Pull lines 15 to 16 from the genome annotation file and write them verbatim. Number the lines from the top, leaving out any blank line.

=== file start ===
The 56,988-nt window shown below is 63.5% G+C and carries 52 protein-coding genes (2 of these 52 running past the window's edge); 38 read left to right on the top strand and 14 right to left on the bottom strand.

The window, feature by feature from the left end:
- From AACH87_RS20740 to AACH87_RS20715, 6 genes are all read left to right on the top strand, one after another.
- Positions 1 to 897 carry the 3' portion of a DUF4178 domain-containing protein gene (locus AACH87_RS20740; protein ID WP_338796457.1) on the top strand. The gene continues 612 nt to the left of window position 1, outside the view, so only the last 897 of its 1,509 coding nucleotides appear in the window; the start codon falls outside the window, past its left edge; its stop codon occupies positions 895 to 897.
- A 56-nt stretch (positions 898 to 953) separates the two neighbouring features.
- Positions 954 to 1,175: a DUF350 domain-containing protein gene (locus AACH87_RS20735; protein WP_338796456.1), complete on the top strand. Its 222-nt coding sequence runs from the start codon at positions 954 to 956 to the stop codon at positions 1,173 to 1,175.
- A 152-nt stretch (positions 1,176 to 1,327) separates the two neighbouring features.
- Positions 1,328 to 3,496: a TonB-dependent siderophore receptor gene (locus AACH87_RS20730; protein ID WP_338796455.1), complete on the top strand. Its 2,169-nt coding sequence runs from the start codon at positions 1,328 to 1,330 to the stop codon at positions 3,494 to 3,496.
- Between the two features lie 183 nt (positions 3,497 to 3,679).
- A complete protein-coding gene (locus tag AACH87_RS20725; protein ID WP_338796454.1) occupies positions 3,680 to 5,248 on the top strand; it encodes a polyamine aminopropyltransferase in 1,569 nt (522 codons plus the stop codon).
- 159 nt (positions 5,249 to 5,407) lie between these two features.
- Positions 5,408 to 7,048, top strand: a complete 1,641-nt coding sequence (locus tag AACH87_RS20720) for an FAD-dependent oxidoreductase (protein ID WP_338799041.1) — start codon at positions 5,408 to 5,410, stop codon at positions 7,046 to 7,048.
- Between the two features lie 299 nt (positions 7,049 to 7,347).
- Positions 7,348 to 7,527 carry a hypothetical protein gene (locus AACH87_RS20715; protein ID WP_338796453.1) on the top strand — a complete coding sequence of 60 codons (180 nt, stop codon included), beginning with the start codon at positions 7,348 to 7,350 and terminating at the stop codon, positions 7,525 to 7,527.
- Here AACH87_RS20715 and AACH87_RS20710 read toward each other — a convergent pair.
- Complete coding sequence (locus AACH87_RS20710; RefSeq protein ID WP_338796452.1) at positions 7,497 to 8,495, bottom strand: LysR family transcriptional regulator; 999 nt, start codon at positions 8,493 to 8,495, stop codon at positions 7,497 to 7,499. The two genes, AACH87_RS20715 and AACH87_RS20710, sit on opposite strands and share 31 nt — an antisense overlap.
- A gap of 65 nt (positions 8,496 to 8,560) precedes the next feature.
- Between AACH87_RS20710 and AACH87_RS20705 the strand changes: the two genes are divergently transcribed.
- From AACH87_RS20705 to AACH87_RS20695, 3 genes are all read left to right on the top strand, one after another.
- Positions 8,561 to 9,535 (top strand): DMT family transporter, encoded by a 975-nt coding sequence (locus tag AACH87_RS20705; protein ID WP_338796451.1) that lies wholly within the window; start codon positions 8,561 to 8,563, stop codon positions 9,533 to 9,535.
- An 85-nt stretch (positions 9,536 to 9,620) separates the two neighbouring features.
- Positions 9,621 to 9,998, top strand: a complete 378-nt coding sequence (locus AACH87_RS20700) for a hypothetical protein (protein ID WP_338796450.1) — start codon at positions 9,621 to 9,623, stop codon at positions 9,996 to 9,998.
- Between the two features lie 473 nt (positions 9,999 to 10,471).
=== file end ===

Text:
- Here AACH87_RS20715 and AACH87_RS20710 read toward each other — a convergent pair.
- Complete coding sequence (locus AACH87_RS20710; RefSeq protein ID WP_338796452.1) at positions 7,497 to 8,495, bottom strand: LysR family transcriptional regulator; 999 nt, start codon at positions 8,493 to 8,495, stop codon at positions 7,497 to 7,499. The two genes, AACH87_RS20715 and AACH87_RS20710, sit on opposite strands and share 31 nt — an antisense overlap.